Thank you.

Operator

The next question is from the line of Cody Ross with UBS. Please proceed with your questions.

Cody Ross
Analyst at UBS Group

Good morning. Thank you for taking our questions. Based on the prepared remarks, it sounds like your underlying volume, excluding the seasonal shipments and retailer inventory replenishment, was down. Is that correct? And how does that compare to your expectations?

Steve Voskuil
Senior Vice President, and Chief Financial Officer at Hershey

Q3 was roughly flat overall, and something that's in line with expectations, obviously, we've had sort of a little more in inventory than we expected. But where we landed on base volume was more or less in line with what we expected.

Cody Ross
Analyst at UBS Group

Thank you for that. And then, I think you mentioned your chocolate market share was up versus pre-pandemic. I assume that's dollar share, can you just comment on how that compares from a volume share perspective? Thank you.

Michele Buck
Chief Executive Officer, and Chairman at Hershey

Yep. That was dollar share, and it is similar from a volume share perspective.

Cody Ross
Analyst at UBS Group

Okay, great. I'll pass it on. Thank you.

Operator

The next question is from the line of Jonathan Feeney with Consumer Edge. Please proceed with your question.

Jonathan Feeney
Analyst at Consumer Edge

Good morning. Thank you. Michele, you mentioned in your prepared remarks that a lot of food industry leaders have mentioned, well, reporting pretty good numbers in the past couple of weeks, it gives a sense of -- I think it was concerned about where all -- concerned about the stress that inflation was bringing to consumers, and I think that's certainly true, and it's certainly an impact on retailers. But I think just kind of dived into the tale you have like where are you seeing that, if anywhere? Is trade-down behavior happening? Is -- and how -- when you think about, I don't know, prior periods where there's nothing quite like this period, but say consumer distress accompanied by rising inflation. I think we had something like that dynamic in 2010. How did consumers behave? And as you look forward, how would this go around with the consumer reacting to a tougher environment, driven by flouting out factors from other costs? How does this compare?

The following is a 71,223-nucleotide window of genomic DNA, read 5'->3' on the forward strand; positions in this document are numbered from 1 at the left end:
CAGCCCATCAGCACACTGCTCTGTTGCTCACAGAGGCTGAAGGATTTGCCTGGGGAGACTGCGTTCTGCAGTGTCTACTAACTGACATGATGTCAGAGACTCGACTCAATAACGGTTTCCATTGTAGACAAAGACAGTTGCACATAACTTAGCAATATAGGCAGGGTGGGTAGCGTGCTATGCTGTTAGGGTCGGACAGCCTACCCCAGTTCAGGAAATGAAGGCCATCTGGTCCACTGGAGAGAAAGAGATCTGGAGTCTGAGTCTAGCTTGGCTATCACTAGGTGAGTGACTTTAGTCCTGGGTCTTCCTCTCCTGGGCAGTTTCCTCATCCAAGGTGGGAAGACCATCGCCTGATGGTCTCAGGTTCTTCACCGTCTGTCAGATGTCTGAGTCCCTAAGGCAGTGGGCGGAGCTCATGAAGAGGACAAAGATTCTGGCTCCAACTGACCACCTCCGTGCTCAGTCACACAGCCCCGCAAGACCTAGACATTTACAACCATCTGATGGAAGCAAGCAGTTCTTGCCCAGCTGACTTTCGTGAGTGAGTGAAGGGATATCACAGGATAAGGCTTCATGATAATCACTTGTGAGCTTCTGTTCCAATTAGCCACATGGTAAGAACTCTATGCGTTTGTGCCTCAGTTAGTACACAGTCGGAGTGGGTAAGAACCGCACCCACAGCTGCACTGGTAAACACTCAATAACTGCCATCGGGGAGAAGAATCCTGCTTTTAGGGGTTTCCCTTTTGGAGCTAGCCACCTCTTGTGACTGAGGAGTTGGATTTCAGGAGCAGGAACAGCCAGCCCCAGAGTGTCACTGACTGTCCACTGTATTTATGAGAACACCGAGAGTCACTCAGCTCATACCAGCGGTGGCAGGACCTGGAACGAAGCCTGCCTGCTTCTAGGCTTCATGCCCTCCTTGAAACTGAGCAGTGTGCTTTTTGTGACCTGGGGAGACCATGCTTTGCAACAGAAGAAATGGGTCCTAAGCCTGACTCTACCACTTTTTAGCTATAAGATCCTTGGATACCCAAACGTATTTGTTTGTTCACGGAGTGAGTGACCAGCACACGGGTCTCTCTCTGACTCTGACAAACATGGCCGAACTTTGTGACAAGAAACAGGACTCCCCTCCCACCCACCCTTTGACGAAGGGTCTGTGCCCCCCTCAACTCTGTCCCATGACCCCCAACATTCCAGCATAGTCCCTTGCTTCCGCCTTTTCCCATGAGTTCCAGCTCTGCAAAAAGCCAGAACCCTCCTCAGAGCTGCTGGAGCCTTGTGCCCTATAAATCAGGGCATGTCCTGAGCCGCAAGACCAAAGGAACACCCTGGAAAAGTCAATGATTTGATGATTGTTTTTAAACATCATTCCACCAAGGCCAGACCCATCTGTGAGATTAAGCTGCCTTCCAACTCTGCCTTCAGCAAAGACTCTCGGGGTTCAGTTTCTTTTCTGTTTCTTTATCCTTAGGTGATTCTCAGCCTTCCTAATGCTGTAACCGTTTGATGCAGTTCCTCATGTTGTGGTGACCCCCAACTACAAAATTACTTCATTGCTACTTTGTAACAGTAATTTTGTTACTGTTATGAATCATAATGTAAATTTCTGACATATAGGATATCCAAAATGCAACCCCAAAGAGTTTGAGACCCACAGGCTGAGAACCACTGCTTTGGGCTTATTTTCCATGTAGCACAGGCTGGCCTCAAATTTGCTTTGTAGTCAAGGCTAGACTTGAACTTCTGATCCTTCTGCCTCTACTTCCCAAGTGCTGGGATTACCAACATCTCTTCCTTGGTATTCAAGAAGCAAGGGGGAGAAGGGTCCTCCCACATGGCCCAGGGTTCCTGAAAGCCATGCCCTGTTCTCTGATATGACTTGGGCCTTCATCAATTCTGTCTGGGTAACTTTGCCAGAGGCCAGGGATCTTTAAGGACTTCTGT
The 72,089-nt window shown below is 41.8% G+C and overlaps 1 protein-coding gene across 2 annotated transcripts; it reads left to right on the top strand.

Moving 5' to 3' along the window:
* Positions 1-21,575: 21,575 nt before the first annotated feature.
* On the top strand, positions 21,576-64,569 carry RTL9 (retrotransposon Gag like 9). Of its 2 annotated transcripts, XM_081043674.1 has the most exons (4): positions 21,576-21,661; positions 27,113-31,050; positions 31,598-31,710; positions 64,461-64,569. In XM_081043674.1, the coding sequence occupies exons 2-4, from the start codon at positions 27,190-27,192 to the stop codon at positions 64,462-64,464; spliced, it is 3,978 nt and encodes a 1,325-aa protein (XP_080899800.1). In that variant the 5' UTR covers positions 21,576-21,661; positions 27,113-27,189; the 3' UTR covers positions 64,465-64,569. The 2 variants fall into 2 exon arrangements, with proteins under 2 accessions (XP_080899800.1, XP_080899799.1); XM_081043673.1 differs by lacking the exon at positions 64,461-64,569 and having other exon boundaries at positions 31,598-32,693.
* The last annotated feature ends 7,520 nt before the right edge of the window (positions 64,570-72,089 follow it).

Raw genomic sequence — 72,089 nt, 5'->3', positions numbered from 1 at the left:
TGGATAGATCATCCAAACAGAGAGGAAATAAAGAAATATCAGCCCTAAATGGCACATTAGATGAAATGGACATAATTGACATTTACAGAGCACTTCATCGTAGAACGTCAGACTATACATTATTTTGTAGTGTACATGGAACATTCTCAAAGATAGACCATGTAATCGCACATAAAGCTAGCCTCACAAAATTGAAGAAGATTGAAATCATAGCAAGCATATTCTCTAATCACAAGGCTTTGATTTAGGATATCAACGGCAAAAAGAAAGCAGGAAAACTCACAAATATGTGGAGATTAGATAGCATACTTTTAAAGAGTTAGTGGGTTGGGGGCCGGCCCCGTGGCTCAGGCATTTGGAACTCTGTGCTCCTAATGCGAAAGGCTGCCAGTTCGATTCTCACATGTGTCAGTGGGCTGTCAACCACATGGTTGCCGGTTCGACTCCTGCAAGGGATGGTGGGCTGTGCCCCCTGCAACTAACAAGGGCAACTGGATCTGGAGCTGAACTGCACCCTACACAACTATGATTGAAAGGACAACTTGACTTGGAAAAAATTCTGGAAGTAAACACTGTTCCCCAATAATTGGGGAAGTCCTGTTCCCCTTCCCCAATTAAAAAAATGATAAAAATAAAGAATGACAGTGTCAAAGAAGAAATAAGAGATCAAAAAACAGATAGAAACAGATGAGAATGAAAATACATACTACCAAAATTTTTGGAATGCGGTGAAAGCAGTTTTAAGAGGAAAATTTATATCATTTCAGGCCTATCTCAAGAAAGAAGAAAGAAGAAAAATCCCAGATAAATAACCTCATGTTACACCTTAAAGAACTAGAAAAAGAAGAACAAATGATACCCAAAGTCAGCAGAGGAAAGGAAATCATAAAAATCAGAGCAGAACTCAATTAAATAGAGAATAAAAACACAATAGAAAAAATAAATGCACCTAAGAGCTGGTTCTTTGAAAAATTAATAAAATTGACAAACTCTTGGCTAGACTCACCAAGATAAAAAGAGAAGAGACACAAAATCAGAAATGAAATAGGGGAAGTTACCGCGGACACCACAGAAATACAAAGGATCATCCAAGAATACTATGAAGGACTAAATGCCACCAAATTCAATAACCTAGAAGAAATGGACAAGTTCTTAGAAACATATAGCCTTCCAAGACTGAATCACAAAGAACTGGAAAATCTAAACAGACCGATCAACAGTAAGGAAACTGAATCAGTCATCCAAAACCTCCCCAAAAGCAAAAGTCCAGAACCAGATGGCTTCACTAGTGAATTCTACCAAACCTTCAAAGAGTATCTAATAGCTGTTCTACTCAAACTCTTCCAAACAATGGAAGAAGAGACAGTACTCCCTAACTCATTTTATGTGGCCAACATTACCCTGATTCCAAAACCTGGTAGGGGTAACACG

Michele Buck
Chief Executive Officer, and Chairman at Hershey

Yeah, we remain very focused on the consumer, and certainly we are aware of the pressures that are on them. What I would say is overall it has not impacted our total performance and overall product performance to a large degree. Yes, there are some shifts in terms of seeing more consumers buying value packs, purchasing in value channels and then certainly in other categories where private-label has really dialed up. But I would say overall we need to continue to be always focused on the consumer and when they could hit a breaking point. But to date, as we look at our elasticities, we really aren't seeing signs of that impacting our business. That said, we're going to be very focused on it going forward because we don't want to miss a trend. I would say historically our category has tended to fare pretty well during these times, because it is an affordable indulgence when consumers can't afford a lot of other things.